Preferred heating source for use herein are those in which a temperature of at least 60.degree. C., more preferably at least 80.degree. C. is used, such as those commonly known in domestic processes, e.g. in tumble drying processes, ironingprocesses or even combination of the above processes.

Dry medium is an important feature of the method aspect of the invention. In contrast, the use of the heating source in an aqueous medium would not provide sufficient covalent linkage of the cellulose reactive dye fixing agent with the dye. Ithas been found that preferably for the linkage to occur, the presence of water is to be reduced to a minimum, that is to less than the moisture regain content of the fabric being treated.

The moisture regain content is defined as in D2654-89a providing Standard Test Methods for Moisture in Textiles, page 724-733. Of course, the value for the moisture regain content is specific to the relative humidity, ambient temperature andtype of fabric. In varying at least one of these characteristics, the moisture regain content value will also vary.

However, what is preferred for the purpose of the invention is that the content of water in the fabric is below its moisture regain content for a good chemical linkage to take place.

Reducing the amount of water on the fabrics to less than the moisture regain content is easily achieved by drying the fabrics in a tumble dryer and/or ironing these dried fabrics.

Process

The fabric softening composition can conveniently be made according to well known processes to the skilled person. An exemplary disclosure is given in EP-A-0,668,902.

The invention is illustrated in the following non limiting examples,in which all percentages are on a weight basis unless otherwise stated.

In the examples, the abbreviated component identifications have the following meanings:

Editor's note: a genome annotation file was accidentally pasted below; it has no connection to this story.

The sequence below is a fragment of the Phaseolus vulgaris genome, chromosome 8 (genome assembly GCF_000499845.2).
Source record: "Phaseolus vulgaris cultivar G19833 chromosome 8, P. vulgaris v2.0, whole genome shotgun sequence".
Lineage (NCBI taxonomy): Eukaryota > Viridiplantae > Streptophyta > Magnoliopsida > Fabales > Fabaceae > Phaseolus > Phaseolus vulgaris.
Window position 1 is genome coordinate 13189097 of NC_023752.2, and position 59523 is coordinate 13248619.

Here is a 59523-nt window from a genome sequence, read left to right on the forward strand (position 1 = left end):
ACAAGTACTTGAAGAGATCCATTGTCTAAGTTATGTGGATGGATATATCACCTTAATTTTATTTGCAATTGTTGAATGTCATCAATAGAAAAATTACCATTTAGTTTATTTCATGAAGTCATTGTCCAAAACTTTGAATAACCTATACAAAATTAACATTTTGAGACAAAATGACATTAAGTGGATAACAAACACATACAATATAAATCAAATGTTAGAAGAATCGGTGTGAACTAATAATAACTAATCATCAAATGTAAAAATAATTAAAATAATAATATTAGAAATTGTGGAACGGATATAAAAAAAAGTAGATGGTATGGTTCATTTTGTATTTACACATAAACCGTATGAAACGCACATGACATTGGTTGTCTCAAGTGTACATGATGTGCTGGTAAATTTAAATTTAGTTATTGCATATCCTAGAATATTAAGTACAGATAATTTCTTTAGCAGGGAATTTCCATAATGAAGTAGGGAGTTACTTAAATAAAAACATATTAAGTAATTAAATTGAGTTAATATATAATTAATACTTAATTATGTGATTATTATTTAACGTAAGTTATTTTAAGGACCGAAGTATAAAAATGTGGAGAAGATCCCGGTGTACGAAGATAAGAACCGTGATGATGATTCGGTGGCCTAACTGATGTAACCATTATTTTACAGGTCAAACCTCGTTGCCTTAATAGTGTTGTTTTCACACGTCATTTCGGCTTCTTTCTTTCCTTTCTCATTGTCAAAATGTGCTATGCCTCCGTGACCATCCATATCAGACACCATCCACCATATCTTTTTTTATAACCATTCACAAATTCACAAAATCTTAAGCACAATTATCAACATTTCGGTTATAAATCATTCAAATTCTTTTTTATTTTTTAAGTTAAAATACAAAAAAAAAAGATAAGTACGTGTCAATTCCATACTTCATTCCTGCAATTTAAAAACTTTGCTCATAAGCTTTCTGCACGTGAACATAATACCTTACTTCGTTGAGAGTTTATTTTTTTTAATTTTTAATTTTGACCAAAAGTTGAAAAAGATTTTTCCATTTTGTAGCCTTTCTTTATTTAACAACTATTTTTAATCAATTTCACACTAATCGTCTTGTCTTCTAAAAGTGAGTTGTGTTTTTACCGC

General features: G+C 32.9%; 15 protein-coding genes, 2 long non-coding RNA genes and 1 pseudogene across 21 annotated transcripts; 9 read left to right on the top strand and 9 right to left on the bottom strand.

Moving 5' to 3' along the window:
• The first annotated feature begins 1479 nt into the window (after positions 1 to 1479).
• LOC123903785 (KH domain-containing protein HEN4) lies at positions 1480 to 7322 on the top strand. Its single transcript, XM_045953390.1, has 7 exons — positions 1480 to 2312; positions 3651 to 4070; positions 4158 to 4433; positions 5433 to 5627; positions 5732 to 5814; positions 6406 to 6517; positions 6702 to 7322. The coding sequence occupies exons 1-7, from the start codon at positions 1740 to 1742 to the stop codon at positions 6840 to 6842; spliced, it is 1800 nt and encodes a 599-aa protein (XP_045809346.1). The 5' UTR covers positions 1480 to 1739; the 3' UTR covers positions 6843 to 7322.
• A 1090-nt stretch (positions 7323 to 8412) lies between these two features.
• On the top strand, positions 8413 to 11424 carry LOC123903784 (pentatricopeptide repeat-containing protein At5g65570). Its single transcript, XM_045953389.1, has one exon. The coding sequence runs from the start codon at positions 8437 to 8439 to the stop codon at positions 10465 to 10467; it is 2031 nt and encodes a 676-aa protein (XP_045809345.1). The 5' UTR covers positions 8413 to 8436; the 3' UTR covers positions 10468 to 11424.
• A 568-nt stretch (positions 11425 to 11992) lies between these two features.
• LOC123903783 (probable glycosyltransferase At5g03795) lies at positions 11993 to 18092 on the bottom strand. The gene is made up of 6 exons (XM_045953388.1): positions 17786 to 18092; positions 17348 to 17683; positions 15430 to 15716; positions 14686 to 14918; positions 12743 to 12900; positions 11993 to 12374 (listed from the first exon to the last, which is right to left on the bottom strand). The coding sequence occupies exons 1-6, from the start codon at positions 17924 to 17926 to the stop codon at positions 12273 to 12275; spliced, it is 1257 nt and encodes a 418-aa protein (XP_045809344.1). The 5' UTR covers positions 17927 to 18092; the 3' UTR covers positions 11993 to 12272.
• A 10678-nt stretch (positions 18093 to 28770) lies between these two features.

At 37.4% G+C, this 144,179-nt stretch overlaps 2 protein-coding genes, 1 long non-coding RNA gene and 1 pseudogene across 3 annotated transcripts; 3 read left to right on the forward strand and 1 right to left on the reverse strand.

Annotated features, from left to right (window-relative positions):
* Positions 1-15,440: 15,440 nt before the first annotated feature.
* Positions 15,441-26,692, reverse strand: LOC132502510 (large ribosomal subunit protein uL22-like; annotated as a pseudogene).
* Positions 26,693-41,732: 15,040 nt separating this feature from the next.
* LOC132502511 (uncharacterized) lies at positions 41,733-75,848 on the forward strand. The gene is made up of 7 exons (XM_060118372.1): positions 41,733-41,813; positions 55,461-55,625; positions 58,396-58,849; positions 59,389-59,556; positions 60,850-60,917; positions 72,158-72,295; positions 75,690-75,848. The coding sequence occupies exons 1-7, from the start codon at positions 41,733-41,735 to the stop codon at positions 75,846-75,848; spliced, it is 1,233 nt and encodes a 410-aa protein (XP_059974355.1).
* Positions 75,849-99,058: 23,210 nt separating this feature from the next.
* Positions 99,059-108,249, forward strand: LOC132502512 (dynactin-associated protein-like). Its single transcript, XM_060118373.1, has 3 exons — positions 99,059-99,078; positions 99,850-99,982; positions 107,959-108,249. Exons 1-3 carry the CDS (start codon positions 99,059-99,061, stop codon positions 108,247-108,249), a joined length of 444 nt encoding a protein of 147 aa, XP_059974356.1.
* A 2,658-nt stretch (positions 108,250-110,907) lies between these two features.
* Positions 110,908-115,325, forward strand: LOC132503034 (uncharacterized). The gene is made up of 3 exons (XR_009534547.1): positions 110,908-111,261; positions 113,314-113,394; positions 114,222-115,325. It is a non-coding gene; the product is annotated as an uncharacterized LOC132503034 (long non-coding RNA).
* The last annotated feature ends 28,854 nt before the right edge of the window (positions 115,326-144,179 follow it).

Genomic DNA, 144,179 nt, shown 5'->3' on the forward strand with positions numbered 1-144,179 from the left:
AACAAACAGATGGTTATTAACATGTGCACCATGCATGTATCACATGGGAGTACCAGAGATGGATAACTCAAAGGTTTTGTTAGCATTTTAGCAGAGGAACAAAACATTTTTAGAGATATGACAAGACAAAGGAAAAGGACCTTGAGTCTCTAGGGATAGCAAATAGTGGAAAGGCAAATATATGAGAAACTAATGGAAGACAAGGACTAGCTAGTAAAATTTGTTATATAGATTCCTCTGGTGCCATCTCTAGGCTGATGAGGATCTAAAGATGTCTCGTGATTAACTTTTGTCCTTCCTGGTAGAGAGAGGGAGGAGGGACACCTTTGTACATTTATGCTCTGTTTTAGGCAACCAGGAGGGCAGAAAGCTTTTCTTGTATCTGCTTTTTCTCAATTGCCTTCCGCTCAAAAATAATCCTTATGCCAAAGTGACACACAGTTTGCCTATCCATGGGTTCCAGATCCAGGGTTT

DEQA: Di-(tallowyl-oxy-ethyl) dimethyl ammonium chloride DOEQA: Di-(oleyloxyethyl) dimethyl ammonium methylsulfate DTDMAC: Ditallow dimethylammonium chloride DHEQA: Di-(soft-tallowyl-oxy-ethyl) hydroxyethyl methyl ammonium methylsulfate Fatty acid: tallow fatty acid IV = 18 Electrolyte: Calcium chloride DTDMAMS: Ditallow dimethyl ammonium methylsulfate SDASA: 1:2 Ratio of stearyldimethyl amine:triple-pressed stearic acid Glycosperse S-20: Polyethoxylated sorbitan monostearateavailable from Lonza Clay: Calcium Bentonite Clay, Bentonite L, sold by Southern Clay Products TAE25: Tallow alcohol ethoxylated with 25 moles of ethylene oxide per mole of alcohol PEG: Polyethylene Glycol 4000 PEI 1800 E1: Ethoxylatedpolyethylene imine (MW 1800, at 50% active) as synthesised in Synthesis example 1 PEI 1800 E3: Ethoxylated polyethylene imine (MW 1800, at 50% active) as synthesised as per Synthesis example 1 PEI 1800 E7 AO: Amine oxide of ethoxylated polyethyleneimine (MW 1800, at 50% active) as synthesised as per Synthesis example 4 PEI 1200 E1: Ethoxylated polyethylene imine (MW 1200, at 50% active in water) as synthesised in Synthesis example 5 PEI 1200 E2: Ethoxylated polyethylene imine (MW 1200, at 50% active in water) as synthesised per Synthesis example 5 PEI 1200 E7: Ethoxylated polyethylene imine (MW 1200, at 50% active in water) as synthesised per Synthesis example 5 PEI 1200 E7 AO: Amine oxide of ethoxylated polyethylene imine (MW 1200, at50% active) as synthesised as per Synthesis example 5 and 4 Dye Fix 1: Cellulose reactive dye fixing agent available under the tradename Indosol CR from Clairant Dye Fix 2: Cellulose reactive dye fixing agent available under the tradename Rewin WBSfrom CHT R. Beitlich LAS: Sodium linear C.sub.12 alkyl benzene sulphonate TAS: Sodium tallow alcohol sulphate C25AS: Sodium C.sub.12 -C.sub.15 linear alkyl sulphate CxyEzS: Sodium C.sub.1x -C.sub.1y branched alkyl sulphate condensed with z moles ofethylene oxide C45E7: AC.sub.14-15 predominantly linear primary alcohol condensed with an average of 7 moles of ethylene oxide C25 E3: A C.sub.12-15 branched primary alcohol condensed with an average of 3 moles of ethylene oxide Cationic ester:Mixture of C.sub.12 /C.sub.14 choline ester Soap: Sodium linear alkyl carboxylate derived from an 80/20 mixture of tallow and a coconut oils. TFAA: C.sub.16 -C.sub.18 alkyl N-methyl glucamide TPKFA: C12-C14 topped whole cut fatty acids Zeolite A:Hydrated Sodium Aluminosilicate of formula Na.sub.12 (A10.sub.2 SiO.sub.2).sub.12.27H.sub.2 O having a primary particle size in the range from 0.1 to 10 micrometers Citric acid: Anhydrous citric acid Carbonate: Anhydrous sodium carbonate with aparticle size between 200 .mu.m and 900 .mu.m Silicate: Amorphous Sodium Silicate (SiO.sub.2 :Na.sub.2 O; 2.0 ratio) Sulphate: Anhydrous sodium sulphate Citrate: Tri-sodium citrate dihydrate of activity 86.4% with a particle size distributionbetween 425 .mu.m and 850 .mu.m MA/AA: Copolymer of 1:4 maleic/acrylic acid, average molecular weight about 70,000. CMC: Sodium carboxymethyl cellulose Savinase: Proteolytic enzyme of activity 4 KNPU/g Carezyme: Cellulytic enzyme of activity 1000CEVU/g Termamyl: Amylolytic enzyme of activity 60 KNU/g Lipolase: Lipolytic enzyme of activity 100 kLU/g all sold by NOVO Industries A/S and of activity mentioned above unless otherwise specified PB4: Sodium perborate tetrahydrate of nominal formula NaBO.sub.2.3H.sub.2 O.H.sub.2 O.sub.2 PB1: Anhydrous sodium perborate bleach of nominal formula NaBO.sub.2.H.sub.2 O.sub.2 TAED: Tetraacetyl ethylene diamine DTPMP: Diethylene triamine penta (methylene phosphonate), marketed by Monsanto under the Trade name Dequest 2060 Photoactivated Sulphonated Zinc Phthalocyanin encapsulated in bleach: dextrin soluble polymer Brightener: Disodium 4,4'-bis(4-anilino-6-morpholino-1.3.5- triazin-2-yl)amino) stilbene-2:2'-disuphonate. Silicone antifoam:Polydimethyldiloxane foam controller with Siloxane-oxyalkylene copolymer as dispersing agent with a ratio of said foam controller to said dispersing agent of 10:1 to 100:1. HEDP: 1,1-hydroxyethane diphosphonic acid